Pascal Lottaz says that Switzerland has also been rather flexible when it comes to its own neutrality. When Switzerland was a member of the League of Nations between the First and Second World Wars, it pursued “differential neutrality”, which means it did not participate in military sanctions but joined economic sanctions. However, when Italy invaded Ethiopia in 1935, Switzerland was forced to switch back to “integral neutrality” as its southern canton of Ticino was severely affected by the economic sanctions imposed on Italy.

Schaad thinks the debate on neutrality was given a further boost in May when Swiss Foreign Minister Ignazio Cassis coined the phrase “cooperative neutrality” at the World Economic Forum.

“Cooperative neutrality”: the new definition by Foreign Minister Ignazio Cassis. ©keystone/peter Schneider

For Lottaz, terms like “active neutrality”, “committed neutrality” or “cooperative neutrality” are political and were created purely to repackage neutrality. Schaad agrees: “Maybe this marks the beginning of Cassis’s attempt to re-interpret neutrality.”

Both researchers agree that the flexibility of a neutrality policy results in the same discussions between the same sides. On the one hand, those with a traditional and strict understanding of neutrality require Switzerland to treat warring parties equally, both militarily and economically, which rules out the use of sanctions. “We’ve now reached a point where some want to return to integral neutrality,” Lottaz says.

On the other hand, those with a more relaxed understanding of neutrality do not want Switzerland to take an isolationist path; they want the government to take a more active position.

“It would be nice if we could clarify what our policy is,” Schaad says. “This would eliminate the endless discussions of how Switzerland should act every time there is a geopolitical event.”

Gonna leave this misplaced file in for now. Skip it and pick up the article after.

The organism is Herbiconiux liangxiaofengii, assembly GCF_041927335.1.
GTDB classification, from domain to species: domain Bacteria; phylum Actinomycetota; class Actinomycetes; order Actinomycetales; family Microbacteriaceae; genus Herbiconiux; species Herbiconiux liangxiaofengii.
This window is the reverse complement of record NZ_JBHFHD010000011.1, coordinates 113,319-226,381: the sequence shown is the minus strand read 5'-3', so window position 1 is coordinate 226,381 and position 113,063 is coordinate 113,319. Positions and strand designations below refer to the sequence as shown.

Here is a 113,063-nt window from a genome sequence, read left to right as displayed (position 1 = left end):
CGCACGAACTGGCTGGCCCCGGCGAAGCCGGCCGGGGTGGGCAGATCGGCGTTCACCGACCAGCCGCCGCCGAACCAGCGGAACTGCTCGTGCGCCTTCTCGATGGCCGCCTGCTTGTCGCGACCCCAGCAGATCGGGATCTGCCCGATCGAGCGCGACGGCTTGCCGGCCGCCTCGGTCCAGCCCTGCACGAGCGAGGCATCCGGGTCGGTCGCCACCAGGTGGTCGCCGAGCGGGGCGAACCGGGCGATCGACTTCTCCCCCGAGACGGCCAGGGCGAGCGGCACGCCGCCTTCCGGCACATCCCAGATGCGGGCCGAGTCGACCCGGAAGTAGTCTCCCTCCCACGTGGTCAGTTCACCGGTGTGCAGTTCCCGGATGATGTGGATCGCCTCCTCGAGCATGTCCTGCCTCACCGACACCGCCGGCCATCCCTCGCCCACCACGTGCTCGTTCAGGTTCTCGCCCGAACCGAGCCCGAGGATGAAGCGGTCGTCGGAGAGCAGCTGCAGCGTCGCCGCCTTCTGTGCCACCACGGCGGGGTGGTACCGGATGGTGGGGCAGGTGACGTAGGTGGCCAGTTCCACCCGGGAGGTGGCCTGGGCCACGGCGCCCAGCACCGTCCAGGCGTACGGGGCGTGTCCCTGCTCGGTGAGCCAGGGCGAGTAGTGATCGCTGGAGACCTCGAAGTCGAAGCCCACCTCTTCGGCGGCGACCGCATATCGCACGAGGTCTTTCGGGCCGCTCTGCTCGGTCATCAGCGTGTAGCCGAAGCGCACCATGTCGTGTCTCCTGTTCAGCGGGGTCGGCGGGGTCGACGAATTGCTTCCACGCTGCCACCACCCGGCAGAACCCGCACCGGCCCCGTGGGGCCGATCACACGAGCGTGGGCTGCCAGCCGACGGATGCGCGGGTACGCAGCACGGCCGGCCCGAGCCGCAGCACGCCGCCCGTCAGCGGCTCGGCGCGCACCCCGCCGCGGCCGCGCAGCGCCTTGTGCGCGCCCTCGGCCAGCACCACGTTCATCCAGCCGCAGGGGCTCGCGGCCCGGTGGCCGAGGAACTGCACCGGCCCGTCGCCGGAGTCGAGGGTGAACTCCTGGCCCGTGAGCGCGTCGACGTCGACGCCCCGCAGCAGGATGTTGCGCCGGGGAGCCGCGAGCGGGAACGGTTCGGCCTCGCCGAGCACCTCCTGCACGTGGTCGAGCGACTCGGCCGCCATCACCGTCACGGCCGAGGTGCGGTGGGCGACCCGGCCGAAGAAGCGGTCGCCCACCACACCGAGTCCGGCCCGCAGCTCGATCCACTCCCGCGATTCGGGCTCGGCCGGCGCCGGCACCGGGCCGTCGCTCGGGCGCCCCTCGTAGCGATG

Quicker Swiss reaction

A clear policy might be just around the corner because the government has announced a new report on neutrality. In the previous report, in 1993, the government outlined how it intended to define neutrality.

Fan of a strict interpretation: ex-government minister and People’s Party figurehead Christoph Blocher. © Keystone / Gaetan Bally

According to Schaad, the new report could lead to yet another interpretation, as happened after the end of the Cold War. “The changed geopolitical landscape today also requires a new interpretation of neutrality,” she says.

If and how Switzerland reinterprets its neutrality will be interesting for other countries. “There is the hope that Switzerland will be able to react faster,” Schaad says. When war broke out in Ukraine, Switzerland’s reluctance to adopt sanctions against Russia imposed by the US and its Western allies was criticised.

However, this government’s plan to give neutrality a new meaning could be scuppered by Christoph Blocher, a former government minister and billionaire figurehead of the right-wing Swiss People’s Party. He is planning to launch a popular vote to make strict neutrality an integral part of the Swiss constitution. Such an initiative would mean that the last word on Swiss neutrality would go to the Swiss people.

Translated from German by Billi Bierling/ts